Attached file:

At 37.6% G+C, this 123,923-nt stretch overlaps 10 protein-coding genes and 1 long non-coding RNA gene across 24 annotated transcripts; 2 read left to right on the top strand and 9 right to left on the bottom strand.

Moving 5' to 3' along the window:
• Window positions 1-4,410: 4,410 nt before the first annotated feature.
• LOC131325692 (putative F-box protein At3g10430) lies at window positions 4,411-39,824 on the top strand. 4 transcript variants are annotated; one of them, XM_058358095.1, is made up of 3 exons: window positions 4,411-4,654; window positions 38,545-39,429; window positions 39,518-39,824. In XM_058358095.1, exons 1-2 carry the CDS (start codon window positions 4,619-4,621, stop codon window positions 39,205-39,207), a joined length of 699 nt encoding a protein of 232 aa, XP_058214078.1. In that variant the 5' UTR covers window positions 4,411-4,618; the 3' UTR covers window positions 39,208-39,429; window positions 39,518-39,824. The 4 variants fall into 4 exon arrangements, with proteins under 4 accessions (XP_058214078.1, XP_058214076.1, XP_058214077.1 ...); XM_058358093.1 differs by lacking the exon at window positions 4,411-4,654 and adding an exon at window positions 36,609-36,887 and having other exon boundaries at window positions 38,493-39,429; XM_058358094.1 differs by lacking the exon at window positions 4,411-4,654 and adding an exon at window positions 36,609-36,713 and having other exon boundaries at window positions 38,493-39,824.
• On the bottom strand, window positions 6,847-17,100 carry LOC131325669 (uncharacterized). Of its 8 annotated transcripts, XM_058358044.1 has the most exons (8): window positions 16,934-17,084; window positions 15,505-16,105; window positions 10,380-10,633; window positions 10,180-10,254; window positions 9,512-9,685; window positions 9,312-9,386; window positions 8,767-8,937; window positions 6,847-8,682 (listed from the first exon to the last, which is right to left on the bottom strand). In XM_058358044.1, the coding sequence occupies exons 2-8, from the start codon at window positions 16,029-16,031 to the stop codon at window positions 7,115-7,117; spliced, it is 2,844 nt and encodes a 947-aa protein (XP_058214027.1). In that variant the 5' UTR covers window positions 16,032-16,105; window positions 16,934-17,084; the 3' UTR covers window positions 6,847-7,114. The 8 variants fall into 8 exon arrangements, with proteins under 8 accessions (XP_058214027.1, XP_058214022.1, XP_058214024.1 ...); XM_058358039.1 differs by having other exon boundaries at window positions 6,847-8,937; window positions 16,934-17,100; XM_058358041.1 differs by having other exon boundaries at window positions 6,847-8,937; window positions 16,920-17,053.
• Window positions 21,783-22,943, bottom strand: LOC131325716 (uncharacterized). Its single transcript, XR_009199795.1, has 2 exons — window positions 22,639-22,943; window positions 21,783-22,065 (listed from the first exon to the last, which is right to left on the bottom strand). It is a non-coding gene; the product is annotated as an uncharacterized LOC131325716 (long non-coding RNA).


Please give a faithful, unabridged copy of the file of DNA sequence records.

At 37.6% G+C, this 123,923-nt stretch overlaps 10 protein-coding genes and 1 long non-coding RNA gene across 24 annotated transcripts; 2 read left to right on the top strand and 9 right to left on the bottom strand.

Moving 5' to 3' along the window:
• Window positions 1-4,410: 4,410 nt before the first annotated feature.
• LOC131325692 (putative F-box protein At3g10430) lies at window positions 4,411-39,824 on the top strand. 4 transcript variants are annotated; one of them, XM_058358095.1, is made up of 3 exons: window positions 4,411-4,654; window positions 38,545-39,429; window positions 39,518-39,824. In XM_058358095.1, exons 1-2 carry the CDS (start codon window positions 4,619-4,621, stop codon window positions 39,205-39,207), a joined length of 699 nt encoding a protein of 232 aa, XP_058214078.1. In that variant the 5' UTR covers window positions 4,411-4,618; the 3' UTR covers window positions 39,208-39,429; window positions 39,518-39,824. The 4 variants fall into 4 exon arrangements, with proteins under 4 accessions (XP_058214078.1, XP_058214076.1, XP_058214077.1 ...); XM_058358093.1 differs by lacking the exon at window positions 4,411-4,654 and adding an exon at window positions 36,609-36,887 and having other exon boundaries at window positions 38,493-39,429; XM_058358094.1 differs by lacking the exon at window positions 4,411-4,654 and adding an exon at window positions 36,609-36,713 and having other exon boundaries at window positions 38,493-39,824.
• On the bottom strand, window positions 6,847-17,100 carry LOC131325669 (uncharacterized). Of its 8 annotated transcripts, XM_058358044.1 has the most exons (8): window positions 16,934-17,084; window positions 15,505-16,105; window positions 10,380-10,633; window positions 10,180-10,254; window positions 9,512-9,685; window positions 9,312-9,386; window positions 8,767-8,937; window positions 6,847-8,682 (listed from the first exon to the last, which is right to left on the bottom strand). In XM_058358044.1, the coding sequence occupies exons 2-8, from the start codon at window positions 16,029-16,031 to the stop codon at window positions 7,115-7,117; spliced, it is 2,844 nt and encodes a 947-aa protein (XP_058214027.1). In that variant the 5' UTR covers window positions 16,032-16,105; window positions 16,934-17,084; the 3' UTR covers window positions 6,847-7,114. The 8 variants fall into 8 exon arrangements, with proteins under 8 accessions (XP_058214027.1, XP_058214022.1, XP_058214024.1 ...); XM_058358039.1 differs by having other exon boundaries at window positions 6,847-8,937; window positions 16,934-17,100; XM_058358041.1 differs by having other exon boundaries at window positions 6,847-8,937; window positions 16,920-17,053.
• Window positions 21,783-22,943, bottom strand: LOC131325716 (uncharacterized). Its single transcript, XR_009199795.1, has 2 exons — window positions 22,639-22,943; window positions 21,783-22,065 (listed from the first exon to the last, which is right to left on the bottom strand). It is a non-coding gene; the product is annotated as an uncharacterized LOC131325716 (long non-coding RNA).